Local parents of crash victims, advocates rally for safer streets across the state

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ROCHESTER, N.Y. (WROC) — Advocates are calling for safer streets for pedestrians and cyclists in New York, urging lawmakers to take action.

On Wednesday, elected officials, bike activists, and families held a rally in Rochester to call on state lawmakers to pass the Crash Victim Rights and Safety Act

The legislation is a package of eight bills that would address issues like excessive speeding, reckless and impaired driving, safer vehicles, and it would also add more protections for victims of crashes. 

This week, activists are traveling 1,000 miles across the state to make their voices heard: one mile for every New Yorker killed in traffic annually. 

“We’re stopping at all kinds of places. We’re stopping at both where crashes and deaths have occurred. We want to commemorate these lives that have been needlessly stollen, both from the people themselves and from their families,” said Rebecca Sonkin, a member of Families for Safe Streets. 

Advocates at Wednesday’s rally in Rochester said the streets belong to everyone. 

“They belong to pedestrians, to cyclists, and to the cars, and they need to learn to share them with everyone,” Sonkin said. 

Sonkin lost her brother in a crash and she wants this legislation to provide more support for victims and their families. 

“No one should have to suffer as our families have done. We fight in their name. We press for change in their names and for the future of other families,” Sonkin said.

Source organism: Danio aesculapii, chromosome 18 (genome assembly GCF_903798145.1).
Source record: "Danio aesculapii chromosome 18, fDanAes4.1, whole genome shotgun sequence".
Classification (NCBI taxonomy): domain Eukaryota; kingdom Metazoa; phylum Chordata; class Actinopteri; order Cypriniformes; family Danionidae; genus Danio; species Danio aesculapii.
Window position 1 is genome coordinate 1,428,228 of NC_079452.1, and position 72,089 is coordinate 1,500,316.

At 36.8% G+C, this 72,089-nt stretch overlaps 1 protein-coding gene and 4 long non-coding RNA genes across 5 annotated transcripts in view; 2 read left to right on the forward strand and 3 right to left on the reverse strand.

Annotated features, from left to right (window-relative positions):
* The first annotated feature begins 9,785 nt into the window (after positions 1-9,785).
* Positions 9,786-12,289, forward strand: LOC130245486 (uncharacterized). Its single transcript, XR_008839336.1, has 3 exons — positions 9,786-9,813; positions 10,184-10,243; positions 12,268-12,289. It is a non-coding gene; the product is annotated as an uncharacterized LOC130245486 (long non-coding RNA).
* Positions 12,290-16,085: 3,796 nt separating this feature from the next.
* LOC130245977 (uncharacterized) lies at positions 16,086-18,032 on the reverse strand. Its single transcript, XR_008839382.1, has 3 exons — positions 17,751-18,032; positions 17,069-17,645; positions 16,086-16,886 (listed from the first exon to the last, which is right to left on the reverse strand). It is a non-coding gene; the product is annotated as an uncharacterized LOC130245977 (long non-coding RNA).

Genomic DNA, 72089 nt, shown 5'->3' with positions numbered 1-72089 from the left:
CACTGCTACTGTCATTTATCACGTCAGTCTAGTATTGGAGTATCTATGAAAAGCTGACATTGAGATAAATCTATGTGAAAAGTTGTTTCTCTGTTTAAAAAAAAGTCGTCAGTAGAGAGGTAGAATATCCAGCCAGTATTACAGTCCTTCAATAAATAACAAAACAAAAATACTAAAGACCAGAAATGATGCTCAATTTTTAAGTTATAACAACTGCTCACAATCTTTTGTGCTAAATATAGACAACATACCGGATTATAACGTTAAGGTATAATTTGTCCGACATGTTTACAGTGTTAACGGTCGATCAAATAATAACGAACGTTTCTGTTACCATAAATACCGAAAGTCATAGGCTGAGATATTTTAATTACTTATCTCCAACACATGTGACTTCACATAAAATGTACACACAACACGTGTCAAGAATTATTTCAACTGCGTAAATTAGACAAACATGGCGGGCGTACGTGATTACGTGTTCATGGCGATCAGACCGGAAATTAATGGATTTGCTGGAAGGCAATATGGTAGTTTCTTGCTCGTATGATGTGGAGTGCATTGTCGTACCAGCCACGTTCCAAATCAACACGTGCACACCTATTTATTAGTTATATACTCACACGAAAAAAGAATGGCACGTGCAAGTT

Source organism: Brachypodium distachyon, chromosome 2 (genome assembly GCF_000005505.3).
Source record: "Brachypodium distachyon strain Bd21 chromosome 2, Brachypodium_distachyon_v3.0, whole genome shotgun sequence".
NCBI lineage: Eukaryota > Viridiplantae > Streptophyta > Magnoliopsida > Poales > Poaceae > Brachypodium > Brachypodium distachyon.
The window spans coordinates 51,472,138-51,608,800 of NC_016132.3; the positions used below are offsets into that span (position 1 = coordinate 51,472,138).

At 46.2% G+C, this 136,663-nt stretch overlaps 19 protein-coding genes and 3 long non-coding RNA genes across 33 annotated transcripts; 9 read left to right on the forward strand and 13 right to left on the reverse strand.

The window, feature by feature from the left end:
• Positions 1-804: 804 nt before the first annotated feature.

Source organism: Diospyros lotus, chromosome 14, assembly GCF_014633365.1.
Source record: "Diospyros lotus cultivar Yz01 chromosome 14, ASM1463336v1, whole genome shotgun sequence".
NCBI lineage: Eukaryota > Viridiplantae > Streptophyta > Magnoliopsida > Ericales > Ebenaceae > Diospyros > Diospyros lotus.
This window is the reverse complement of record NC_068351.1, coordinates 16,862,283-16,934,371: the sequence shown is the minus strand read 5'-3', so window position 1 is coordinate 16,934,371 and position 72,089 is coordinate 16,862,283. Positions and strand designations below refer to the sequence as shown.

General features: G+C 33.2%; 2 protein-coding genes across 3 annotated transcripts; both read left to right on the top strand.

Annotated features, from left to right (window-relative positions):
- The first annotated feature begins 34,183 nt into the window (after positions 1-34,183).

Patrick Lynch from Irondequoit is in favor of the legislation.  He lost his son, Michael Lynch, in 2017. 

Michael was walking to high school, a block away, when he was hit by a vehicle. 

“He was thrown about 15 feet or so. The driver cut her wheels to the left and threw him off her car so he rolled another significant distance,” Patrick said. 

Patrick said Michael was an honor student who was heavily involved in theater and was an excellent writer. He said his son would often check in on his friends. 

“He had a heart of gold and would do anything for anybody. He was taken way too soon,” Patrick said. 

Although some changes have been made where Michael was hit on Cooper Road, Patrick says more needs to be done. 

“I want to see enforcement. This speed limits that are in place that are not enforced. To this day, where Michael was hit, there are times where they are driving over 30 miles per hour down that road,” Patrick said. 

On average, three New Yorkers die each day in traffic crashes and advocates say it’s time for change. 

“Three people every day, day after day, year after year, unabated for the last hundred years, and there is no end in sight. We are doing this to draw attention to the scale of this problem and the fact that it is preventable and to urge passage of eight bills,” said Amy Cohen, the Co-Founder of Families for Safe Streets. 

Officials say several of the bills have passed through committee votes in the Senate and are expected to be voted on the floor. However, advocates say they aren’t moving fast in the State Assembly.

Wednesday’s rally in Rochester was just one stop for the activists. The group will also be visiting Albany, Long Island and ending in New York City on Friday.

You can read more about the Crash Victim Rights and Safety Act here. 

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